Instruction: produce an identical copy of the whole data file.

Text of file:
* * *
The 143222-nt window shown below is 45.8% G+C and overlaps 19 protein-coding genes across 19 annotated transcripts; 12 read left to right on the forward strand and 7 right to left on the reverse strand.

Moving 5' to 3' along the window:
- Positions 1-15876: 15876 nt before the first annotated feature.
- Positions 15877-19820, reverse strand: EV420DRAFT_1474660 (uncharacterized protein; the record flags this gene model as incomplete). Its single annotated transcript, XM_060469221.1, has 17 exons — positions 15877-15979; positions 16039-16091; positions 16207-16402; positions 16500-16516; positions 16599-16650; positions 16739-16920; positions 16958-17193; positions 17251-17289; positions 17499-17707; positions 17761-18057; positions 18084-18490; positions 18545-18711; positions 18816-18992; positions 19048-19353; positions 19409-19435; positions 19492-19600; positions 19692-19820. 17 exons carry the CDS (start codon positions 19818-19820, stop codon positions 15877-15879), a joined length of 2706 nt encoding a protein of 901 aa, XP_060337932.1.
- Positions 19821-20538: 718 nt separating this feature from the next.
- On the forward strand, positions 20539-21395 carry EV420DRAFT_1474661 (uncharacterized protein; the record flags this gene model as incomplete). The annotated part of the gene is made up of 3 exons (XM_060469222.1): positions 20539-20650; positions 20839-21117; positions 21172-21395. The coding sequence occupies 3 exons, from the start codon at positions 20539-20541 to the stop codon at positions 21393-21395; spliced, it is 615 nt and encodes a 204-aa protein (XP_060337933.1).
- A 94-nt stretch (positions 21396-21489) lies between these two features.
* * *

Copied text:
The 143222-nt window shown below is 45.8% G+C and overlaps 19 protein-coding genes across 19 annotated transcripts; 12 read left to right on the forward strand and 7 right to left on the reverse strand.

Moving 5' to 3' along the window:
- Positions 1-15876: 15876 nt before the first annotated feature.
- Positions 15877-19820, reverse strand: EV420DRAFT_1474660 (uncharacterized protein; the record flags this gene model as incomplete). Its single annotated transcript, XM_060469221.1, has 17 exons — positions 15877-15979; positions 16039-16091; positions 16207-16402; positions 16500-16516; positions 16599-16650; positions 16739-16920; positions 16958-17193; positions 17251-17289; positions 17499-17707; positions 17761-18057; positions 18084-18490; positions 18545-18711; positions 18816-18992; positions 19048-19353; positions 19409-19435; positions 19492-19600; positions 19692-19820. 17 exons carry the CDS (start codon positions 19818-19820, stop codon positions 15877-15879), a joined length of 2706 nt encoding a protein of 901 aa, XP_060337932.1.
- Positions 19821-20538: 718 nt separating this feature from the next.
- On the forward strand, positions 20539-21395 carry EV420DRAFT_1474661 (uncharacterized protein; the record flags this gene model as incomplete). The annotated part of the gene is made up of 3 exons (XM_060469222.1): positions 20539-20650; positions 20839-21117; positions 21172-21395. The coding sequence occupies 3 exons, from the start codon at positions 20539-20541 to the stop codon at positions 21393-21395; spliced, it is 615 nt and encodes a 204-aa protein (XP_060337933.1).
- A 94-nt stretch (positions 21396-21489) lies between these two features.